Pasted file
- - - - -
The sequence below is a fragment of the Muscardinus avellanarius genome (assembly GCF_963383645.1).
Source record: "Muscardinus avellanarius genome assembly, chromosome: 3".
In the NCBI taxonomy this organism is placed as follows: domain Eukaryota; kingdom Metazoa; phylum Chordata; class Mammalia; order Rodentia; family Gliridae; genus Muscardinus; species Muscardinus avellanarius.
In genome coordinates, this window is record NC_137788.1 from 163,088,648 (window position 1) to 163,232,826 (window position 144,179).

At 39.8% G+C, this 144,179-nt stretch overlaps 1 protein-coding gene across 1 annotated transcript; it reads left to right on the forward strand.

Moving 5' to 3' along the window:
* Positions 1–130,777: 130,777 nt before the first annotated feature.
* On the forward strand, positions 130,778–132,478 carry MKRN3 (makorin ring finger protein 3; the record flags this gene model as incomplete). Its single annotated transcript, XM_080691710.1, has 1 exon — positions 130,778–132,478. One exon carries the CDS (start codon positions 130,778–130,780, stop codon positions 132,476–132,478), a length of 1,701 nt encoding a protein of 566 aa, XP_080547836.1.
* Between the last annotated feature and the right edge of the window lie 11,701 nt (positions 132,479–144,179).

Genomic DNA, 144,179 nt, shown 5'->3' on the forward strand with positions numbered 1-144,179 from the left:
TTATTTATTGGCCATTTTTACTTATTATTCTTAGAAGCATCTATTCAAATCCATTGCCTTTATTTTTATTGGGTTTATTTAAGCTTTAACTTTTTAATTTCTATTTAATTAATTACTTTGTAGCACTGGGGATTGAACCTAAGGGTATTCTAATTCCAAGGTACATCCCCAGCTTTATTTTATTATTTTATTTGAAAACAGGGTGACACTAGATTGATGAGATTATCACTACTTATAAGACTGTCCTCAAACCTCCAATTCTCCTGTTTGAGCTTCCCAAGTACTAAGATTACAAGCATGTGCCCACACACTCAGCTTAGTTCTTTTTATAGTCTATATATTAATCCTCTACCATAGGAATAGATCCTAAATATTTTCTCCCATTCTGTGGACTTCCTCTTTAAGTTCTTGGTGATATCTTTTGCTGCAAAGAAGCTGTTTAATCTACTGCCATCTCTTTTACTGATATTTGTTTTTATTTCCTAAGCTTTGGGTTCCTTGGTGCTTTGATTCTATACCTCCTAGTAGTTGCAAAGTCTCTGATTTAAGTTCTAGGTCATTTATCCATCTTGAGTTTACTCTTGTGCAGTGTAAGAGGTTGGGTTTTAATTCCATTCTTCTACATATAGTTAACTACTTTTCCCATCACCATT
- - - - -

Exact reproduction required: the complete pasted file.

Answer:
The sequence below is a fragment of the Muscardinus avellanarius genome (assembly GCF_963383645.1).
Source record: "Muscardinus avellanarius genome assembly, chromosome: 3".
In the NCBI taxonomy this organism is placed as follows: domain Eukaryota; kingdom Metazoa; phylum Chordata; class Mammalia; order Rodentia; family Gliridae; genus Muscardinus; species Muscardinus avellanarius.
In genome coordinates, this window is record NC_137788.1 from 163,088,648 (window position 1) to 163,232,826 (window position 144,179).

At 39.8% G+C, this 144,179-nt stretch overlaps 1 protein-coding gene across 1 annotated transcript; it reads left to right on the forward strand.

Moving 5' to 3' along the window:
* Positions 1–130,777: 130,777 nt before the first annotated feature.
* On the forward strand, positions 130,778–132,478 carry MKRN3 (makorin ring finger protein 3; the record flags this gene model as incomplete). Its single annotated transcript, XM_080691710.1, has 1 exon — positions 130,778–132,478. One exon carries the CDS (start codon positions 130,778–130,780, stop codon positions 132,476–132,478), a length of 1,701 nt encoding a protein of 566 aa, XP_080547836.1.
* Between the last annotated feature and the right edge of the window lie 11,701 nt (positions 132,479–144,179).

Genomic DNA, 144,179 nt, shown 5'->3' on the forward strand with positions numbered 1-144,179 from the left:
TTATTTATTGGCCATTTTTACTTATTATTCTTAGAAGCATCTATTCAAATCCATTGCCTTTATTTTTATTGGGTTTATTTAAGCTTTAACTTTTTAATTTCTATTTAATTAATTACTTTGTAGCACTGGGGATTGAACCTAAGGGTATTCTAATTCCAAGGTACATCCCCAGCTTTATTTTATTATTTTATTTGAAAACAGGGTGACACTAGATTGATGAGATTATCACTACTTATAAGACTGTCCTCAAACCTCCAATTCTCCTGTTTGAGCTTCCCAAGTACTAAGATTACAAGCATGTGCCCACACACTCAGCTTAGTTCTTTTTATAGTCTATATATTAATCCTCTACCATAGGAATAGATCCTAAATATTTTCTCCCATTCTGTGGACTTCCTCTTTAAGTTCTTGGTGATATCTTTTGCTGCAAAGAAGCTGTTTAATCTACTGCCATCTCTTTTACTGATATTTGTTTTTATTTCCTAAGCTTTGGGTTCCTTGGTGCTTTGATTCTATACCTCCTAGTAGTTGCAAAGTCTCTGATTTAAGTTCTAGGTCATTTATCCATCTTGAGTTTACTCTTGTGCAGTGTAAGAGGTTGGGTTTTAATTCCATTCTTCTACATATAGTTAACTACTTTTCCCATCACCATT